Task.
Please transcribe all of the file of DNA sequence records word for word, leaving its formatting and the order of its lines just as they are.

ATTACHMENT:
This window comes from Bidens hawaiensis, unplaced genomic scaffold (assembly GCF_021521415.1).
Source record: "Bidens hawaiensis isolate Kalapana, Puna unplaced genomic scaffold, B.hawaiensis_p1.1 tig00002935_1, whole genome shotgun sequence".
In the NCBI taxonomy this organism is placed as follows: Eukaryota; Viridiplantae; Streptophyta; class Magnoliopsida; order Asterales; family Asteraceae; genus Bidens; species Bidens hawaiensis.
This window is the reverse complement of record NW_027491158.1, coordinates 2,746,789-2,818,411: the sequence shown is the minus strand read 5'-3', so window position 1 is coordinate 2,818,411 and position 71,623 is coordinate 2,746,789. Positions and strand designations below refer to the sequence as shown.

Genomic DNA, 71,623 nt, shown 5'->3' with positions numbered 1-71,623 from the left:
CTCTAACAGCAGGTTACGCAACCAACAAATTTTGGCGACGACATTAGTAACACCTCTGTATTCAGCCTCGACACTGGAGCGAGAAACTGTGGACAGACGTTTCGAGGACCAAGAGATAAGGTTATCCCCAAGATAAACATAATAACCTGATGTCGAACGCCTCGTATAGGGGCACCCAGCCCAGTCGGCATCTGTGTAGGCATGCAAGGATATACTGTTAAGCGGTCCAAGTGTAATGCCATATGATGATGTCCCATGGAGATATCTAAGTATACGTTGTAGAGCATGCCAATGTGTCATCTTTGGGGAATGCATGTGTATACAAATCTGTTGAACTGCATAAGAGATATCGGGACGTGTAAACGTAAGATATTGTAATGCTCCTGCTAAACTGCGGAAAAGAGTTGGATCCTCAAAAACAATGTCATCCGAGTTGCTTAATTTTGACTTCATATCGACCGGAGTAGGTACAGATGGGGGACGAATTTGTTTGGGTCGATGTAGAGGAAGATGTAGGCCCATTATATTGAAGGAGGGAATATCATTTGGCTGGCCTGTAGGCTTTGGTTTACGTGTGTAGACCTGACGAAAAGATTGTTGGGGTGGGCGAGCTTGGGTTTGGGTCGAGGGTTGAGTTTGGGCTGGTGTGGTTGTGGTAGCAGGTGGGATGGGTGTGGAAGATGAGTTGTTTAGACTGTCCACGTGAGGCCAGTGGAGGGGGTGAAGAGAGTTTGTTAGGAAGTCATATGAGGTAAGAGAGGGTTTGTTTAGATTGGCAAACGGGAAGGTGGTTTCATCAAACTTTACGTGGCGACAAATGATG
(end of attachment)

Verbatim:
This window comes from Bidens hawaiensis, unplaced genomic scaffold (assembly GCF_021521415.1).
Source record: "Bidens hawaiensis isolate Kalapana, Puna unplaced genomic scaffold, B.hawaiensis_p1.1 tig00002935_1, whole genome shotgun sequence".
In the NCBI taxonomy this organism is placed as follows: Eukaryota; Viridiplantae; Streptophyta; class Magnoliopsida; order Asterales; family Asteraceae; genus Bidens; species Bidens hawaiensis.
This window is the reverse complement of record NW_027491158.1, coordinates 2,746,789-2,818,411: the sequence shown is the minus strand read 5'-3', so window position 1 is coordinate 2,818,411 and position 71,623 is coordinate 2,746,789. Positions and strand designations below refer to the sequence as shown.

Genomic DNA, 71,623 nt, shown 5'->3' with positions numbered 1-71,623 from the left:
CTCTAACAGCAGGTTACGCAACCAACAAATTTTGGCGACGACATTAGTAACACCTCTGTATTCAGCCTCGACACTGGAGCGAGAAACTGTGGACAGACGTTTCGAGGACCAAGAGATAAGGTTATCCCCAAGATAAACATAATAACCTGATGTCGAACGCCTCGTATAGGGGCACCCAGCCCAGTCGGCATCTGTGTAGGCATGCAAGGATATACTGTTAAGCGGTCCAAGTGTAATGCCATATGATGATGTCCCATGGAGATATCTAAGTATACGTTGTAGAGCATGCCAATGTGTCATCTTTGGGGAATGCATGTGTATACAAATCTGTTGAACTGCATAAGAGATATCGGGACGTGTAAACGTAAGATATTGTAATGCTCCTGCTAAACTGCGGAAAAGAGTTGGATCCTCAAAAACAATGTCATCCGAGTTGCTTAATTTTGACTTCATATCGACCGGAGTAGGTACAGATGGGGGACGAATTTGTTTGGGTCGATGTAGAGGAAGATGTAGGCCCATTATATTGAAGGAGGGAATATCATTTGGCTGGCCTGTAGGCTTTGGTTTACGTGTGTAGACCTGACGAAAAGATTGTTGGGGTGGGCGAGCTTGGGTTTGGGTCGAGGGTTGAGTTTGGGCTGGTGTGGTTGTGGTAGCAGGTGGGATGGGTGTGGAAGATGAGTTGTTTAGACTGTCCACGTGAGGCCAGTGGAGGGGGTGAAGAGAGTTTGTTAGGAAGTCATATGAGGTAAGAGAGGGTTTGTTTAGATTGGCAAACGGGAAGGTGGTTTCATCAAACTTTACGTGGCGACAAATGATG